Each occupation in New York and elsewhere has its own hazards, and employers must assess the dangers and address them to protect the safety and health of employees. When safety hazards are overlooked, it could lead to a workplace accident with devastating consequences. The Occupational Safety and Health Administration is investigating the tragic death of a landfill worker in a neighboring state.
Former employees at a gun range in a neighboring state say they were exposed to a dangerous workplace environment. Lead is a known workplace illness hazard in facilities in which workers have to handle firearms and ammunition. The owner of the now-closed business made headlines when police caught him with a vehicle filled with weapons outside New York City last year. His arrest prompted the Occupational Safety and Health Administration to investigate the business.
Employees in New York in occupations that involve welding, brazing and cutting are part of over 500,000 workers in the tri-state region surrounding New York City who face serious health risks if they work without proper safety gear. The danger posed by this industry comes in the form of gases and fumes that could be hazardous. Welding activities produce visible smoke -- in the welder's breathing space -- containing harmful gas byproducts and metal fumes that can cause workplace illness.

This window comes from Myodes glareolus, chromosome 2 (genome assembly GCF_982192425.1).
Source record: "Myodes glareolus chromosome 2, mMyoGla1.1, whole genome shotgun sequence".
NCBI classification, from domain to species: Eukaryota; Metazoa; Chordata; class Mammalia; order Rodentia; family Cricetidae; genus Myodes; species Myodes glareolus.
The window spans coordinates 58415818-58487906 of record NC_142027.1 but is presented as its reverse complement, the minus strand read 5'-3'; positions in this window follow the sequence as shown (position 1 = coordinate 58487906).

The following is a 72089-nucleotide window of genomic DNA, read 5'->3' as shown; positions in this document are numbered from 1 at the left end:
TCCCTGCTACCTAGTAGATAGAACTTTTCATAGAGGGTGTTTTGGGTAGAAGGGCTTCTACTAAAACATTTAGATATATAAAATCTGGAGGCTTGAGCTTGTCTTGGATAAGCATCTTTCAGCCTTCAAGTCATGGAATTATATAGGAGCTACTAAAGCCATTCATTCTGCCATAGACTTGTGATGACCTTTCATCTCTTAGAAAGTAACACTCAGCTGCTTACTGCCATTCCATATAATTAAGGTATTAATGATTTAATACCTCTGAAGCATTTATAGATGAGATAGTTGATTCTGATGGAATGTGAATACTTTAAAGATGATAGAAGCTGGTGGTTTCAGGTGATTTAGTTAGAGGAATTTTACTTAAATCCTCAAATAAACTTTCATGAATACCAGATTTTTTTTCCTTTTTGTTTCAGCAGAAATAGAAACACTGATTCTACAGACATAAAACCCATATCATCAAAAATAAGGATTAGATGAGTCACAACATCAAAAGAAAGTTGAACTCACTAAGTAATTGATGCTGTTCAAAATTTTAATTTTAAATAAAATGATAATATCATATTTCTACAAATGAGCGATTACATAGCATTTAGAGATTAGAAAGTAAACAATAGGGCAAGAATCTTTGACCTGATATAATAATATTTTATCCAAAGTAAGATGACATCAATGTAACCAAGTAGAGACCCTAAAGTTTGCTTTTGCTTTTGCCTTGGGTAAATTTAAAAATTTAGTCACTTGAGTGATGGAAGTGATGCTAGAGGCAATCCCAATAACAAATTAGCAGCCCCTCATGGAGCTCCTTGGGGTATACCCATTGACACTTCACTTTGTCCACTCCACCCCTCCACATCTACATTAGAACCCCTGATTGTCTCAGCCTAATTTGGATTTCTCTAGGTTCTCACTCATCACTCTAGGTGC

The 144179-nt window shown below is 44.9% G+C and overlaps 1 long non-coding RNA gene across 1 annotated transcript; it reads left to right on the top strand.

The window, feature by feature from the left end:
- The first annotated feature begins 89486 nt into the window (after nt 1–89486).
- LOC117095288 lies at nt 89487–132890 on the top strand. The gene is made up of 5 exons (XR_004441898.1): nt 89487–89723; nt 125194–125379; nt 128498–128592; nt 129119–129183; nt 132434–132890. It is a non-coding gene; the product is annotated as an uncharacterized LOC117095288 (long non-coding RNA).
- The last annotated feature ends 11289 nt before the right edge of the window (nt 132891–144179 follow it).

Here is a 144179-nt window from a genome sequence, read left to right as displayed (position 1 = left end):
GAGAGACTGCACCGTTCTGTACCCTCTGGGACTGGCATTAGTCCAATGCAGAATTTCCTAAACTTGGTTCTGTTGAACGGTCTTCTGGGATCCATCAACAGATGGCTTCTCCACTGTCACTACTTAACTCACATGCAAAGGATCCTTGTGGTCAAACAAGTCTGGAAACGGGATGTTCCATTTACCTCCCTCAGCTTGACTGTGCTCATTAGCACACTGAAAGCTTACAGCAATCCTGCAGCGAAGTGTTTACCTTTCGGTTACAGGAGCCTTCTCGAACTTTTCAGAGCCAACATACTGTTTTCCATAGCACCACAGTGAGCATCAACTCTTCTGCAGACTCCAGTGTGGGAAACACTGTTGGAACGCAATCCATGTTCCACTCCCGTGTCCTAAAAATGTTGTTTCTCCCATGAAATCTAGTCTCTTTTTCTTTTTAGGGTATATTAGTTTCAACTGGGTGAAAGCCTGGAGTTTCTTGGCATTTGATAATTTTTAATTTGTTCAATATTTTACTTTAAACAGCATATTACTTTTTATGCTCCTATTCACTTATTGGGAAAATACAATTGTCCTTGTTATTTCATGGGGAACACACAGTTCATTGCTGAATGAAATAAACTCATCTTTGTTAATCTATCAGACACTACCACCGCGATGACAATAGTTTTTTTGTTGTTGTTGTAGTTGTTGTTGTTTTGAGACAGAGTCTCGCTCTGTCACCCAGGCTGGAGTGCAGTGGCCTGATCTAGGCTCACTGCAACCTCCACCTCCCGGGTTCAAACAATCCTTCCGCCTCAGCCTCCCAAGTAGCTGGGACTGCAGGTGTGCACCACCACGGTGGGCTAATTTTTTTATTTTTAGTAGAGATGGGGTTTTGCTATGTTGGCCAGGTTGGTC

With marijuana now legalized for medicinal use in some states, including New York, the laws regulating it in the workplace may need some updating. Back in 2013, an employee of a juvenile center in another state injured his neck and shoulder while trying to subdue an aggressive youth. His workers' compensation benefits claim was questioned when blood tests revealed that he tested positive for marijuana.